We note that the observation of the microstructural transition was only possible when we used the single-crystal encapsulation layer. The lattice similarities in MgO and Mo at a specific orientation enabled the preferred orientation in Mo during re-crystallization process. Without the use of a single-crystal contact material, we would expect Mo grains to re-crystallize with random orientations after crossing the re-crystallization zone boundary.
A recent ‘flash’ LH DAC study13 reported one Mo melting data point at 45 GPa and a temperature of 3,107 K using SEM observation of the topological surface features in the quenched samples. The samples in the ‘flash’ study13 were heated while surrounded by a fluid pressure medium. We note that the P–T values for melting point13 coincide closely with the TR values in this study (Fig. 4). It is possible that the abrupt changes in crystalline microstructure in Mo, that is, during the microstructure transition described above, can modify the topology of surface features on the samples if they are exposed to a fluid surrounding. Therefore, it is likely that the surface features, previously interpreted as melting13, were formed due to the microstructure change in solid Mo.
A hypothesis involving a shear-induced anisotropic plastic flow at high P–T has been proposed31 to account for the anomalously low melting temperatures observed in tantalum (Ta). Given that both Mo and Ta are of the same BCC structure, it is interesting to consider whether the plastic flow hypothesis could be used for the microstructure transition in Mo. The study in ref. 31 stipulates that the (110) peak should disappear in X-ray diffraction after the BCC Ta transforms into an anisotropic plastic flow under shear at high P–T, owing to the particular mechanics of the predominant BCC slip system. However, our in situ X-ray diffraction observations on Mo have shown that the Mo (110) peak does not disappear after the onset of the microstructure transition. Therefore, shear-induced plastic flow is unlikely an explanation for the microstructure transition in Mo at the experimental conditions of this study.
Furthermore, we propose that similar phenomena in several other controversial metals (Fe, Pb and Ta), termed by others as ‘fast re-crystallization’22,23,24, and sometimes attributed to grain rotation22,23,24, shear-induced anisotropic plastic flow (for Ta)31, or melting32, may instead be explained by the SZM. This hypothesis may be confirmed experimentally in specially designed LH DAC experiments with X-ray diffraction or grain orientation sensitive SEM analysis, provided that an appropriate preferred oriented and lattice-matched substrate can be implemented to facilitate the observation.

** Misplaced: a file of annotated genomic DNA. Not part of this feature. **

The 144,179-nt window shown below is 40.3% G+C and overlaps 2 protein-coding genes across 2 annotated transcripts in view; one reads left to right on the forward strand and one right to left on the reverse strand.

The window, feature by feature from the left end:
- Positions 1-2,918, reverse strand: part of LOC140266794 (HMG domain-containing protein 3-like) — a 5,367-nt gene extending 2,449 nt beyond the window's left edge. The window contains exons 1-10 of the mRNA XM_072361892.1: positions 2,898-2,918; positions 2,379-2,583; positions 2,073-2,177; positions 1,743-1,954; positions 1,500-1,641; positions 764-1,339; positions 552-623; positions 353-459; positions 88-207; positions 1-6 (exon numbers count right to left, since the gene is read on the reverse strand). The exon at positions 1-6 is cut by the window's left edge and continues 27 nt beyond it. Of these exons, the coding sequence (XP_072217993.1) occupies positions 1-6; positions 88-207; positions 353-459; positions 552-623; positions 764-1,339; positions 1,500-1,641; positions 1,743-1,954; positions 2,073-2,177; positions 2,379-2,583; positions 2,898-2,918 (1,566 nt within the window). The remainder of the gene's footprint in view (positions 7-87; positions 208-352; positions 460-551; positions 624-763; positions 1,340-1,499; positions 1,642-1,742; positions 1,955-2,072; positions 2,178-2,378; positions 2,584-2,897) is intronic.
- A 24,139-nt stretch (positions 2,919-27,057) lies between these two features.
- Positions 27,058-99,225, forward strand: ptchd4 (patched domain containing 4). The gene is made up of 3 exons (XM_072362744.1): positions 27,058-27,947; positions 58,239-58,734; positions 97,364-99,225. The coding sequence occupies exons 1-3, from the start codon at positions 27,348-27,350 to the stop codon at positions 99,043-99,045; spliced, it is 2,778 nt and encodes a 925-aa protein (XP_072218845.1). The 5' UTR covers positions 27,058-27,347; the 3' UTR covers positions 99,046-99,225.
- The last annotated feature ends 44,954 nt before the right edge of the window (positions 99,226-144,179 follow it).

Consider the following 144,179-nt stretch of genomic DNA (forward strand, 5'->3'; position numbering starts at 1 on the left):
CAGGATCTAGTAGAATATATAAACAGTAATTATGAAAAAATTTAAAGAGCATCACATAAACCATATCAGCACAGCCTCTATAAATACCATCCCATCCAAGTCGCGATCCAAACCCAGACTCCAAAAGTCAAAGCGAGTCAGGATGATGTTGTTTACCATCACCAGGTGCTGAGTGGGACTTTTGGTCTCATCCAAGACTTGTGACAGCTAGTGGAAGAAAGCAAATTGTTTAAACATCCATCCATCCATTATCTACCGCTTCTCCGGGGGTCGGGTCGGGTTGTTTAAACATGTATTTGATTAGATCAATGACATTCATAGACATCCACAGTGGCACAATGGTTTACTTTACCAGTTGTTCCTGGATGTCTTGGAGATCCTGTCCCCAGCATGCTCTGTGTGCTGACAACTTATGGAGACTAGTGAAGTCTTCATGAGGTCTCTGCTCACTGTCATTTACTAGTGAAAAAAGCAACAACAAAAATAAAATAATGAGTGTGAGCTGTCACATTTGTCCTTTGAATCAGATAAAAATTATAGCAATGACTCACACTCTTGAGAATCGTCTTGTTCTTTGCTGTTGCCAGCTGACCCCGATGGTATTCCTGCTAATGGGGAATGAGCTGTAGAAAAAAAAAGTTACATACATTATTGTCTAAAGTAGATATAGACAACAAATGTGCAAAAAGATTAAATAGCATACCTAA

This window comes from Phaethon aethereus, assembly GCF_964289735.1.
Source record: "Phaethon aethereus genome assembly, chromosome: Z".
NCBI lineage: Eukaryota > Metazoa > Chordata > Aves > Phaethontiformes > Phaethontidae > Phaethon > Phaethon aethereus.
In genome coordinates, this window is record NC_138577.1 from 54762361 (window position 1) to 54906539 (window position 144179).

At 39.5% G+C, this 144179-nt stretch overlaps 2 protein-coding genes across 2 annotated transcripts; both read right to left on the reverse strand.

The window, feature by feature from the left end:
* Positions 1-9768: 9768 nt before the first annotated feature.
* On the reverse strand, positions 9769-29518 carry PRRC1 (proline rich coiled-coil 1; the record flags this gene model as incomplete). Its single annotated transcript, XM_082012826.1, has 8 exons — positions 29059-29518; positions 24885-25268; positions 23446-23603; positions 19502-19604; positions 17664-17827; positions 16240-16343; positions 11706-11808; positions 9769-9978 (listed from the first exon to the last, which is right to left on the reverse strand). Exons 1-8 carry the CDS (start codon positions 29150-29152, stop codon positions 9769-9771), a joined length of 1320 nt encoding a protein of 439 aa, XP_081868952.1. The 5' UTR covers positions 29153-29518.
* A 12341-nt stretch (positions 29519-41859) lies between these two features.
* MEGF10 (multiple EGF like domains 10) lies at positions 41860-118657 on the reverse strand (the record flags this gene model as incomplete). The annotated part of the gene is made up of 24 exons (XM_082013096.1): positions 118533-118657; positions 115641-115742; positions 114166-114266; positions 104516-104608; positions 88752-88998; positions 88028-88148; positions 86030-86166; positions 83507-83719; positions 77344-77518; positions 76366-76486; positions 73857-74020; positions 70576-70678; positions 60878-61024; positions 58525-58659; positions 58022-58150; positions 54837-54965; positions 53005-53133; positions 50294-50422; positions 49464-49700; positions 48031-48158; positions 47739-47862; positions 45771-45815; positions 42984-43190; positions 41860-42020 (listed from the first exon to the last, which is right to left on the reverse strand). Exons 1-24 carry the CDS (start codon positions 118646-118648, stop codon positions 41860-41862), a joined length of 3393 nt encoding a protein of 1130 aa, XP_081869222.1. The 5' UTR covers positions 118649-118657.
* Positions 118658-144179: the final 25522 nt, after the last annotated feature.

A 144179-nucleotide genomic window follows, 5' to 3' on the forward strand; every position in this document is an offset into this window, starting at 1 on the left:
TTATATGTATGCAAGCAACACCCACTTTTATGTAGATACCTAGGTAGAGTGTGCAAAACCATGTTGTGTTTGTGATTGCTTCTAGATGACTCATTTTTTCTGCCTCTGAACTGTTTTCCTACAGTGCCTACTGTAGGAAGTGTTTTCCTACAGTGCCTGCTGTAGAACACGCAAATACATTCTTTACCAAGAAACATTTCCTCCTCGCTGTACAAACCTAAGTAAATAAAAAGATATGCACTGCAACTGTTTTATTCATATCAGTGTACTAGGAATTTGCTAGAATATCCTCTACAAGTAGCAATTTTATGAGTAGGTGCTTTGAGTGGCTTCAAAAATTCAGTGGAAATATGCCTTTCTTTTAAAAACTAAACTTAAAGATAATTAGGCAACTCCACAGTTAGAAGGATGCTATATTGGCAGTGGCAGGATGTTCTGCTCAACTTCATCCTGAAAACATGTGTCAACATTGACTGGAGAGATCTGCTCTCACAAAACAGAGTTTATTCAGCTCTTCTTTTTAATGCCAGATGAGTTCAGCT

High-slope melting curve in molybdenum
After heating Mo to a sufficiently high temperature (several hundred degrees above TR) and quenching rapidly, fine-grained and continuous Debye rings were observed in the X-ray diffraction images, indicating randomly oriented grains. The appearance of fine-grained Debye rings was accompanied by an abrupt weakening or disappearance of Bragg reflection spots from one or several larger grains (Figs 2b and 3c; Supplementary Fig. 1). In some cases, not fully discontinuous Debye rings with random texture were recorded, likely due to the low volume of the quenched melt present in the sample (Supplementary Discussion). Concurrently, X-ray diffraction signal from small d-spacing reflections, which was suppressed in the textured samples at T>TR, was seen to re-appear abruptly, indicating a loss of axial preferred orientation. We emphasize that the observation of the contrasting features in X-ray diffraction images of the quenched textured microstructure versus solidified melted microstructure was facilitated specifically by the use of single-crystal MgO (as discussed in the previous section). It is possible that not every insulating material is appropriate for carrying out an X-ray diffraction study on the melting of Mo at high P–T.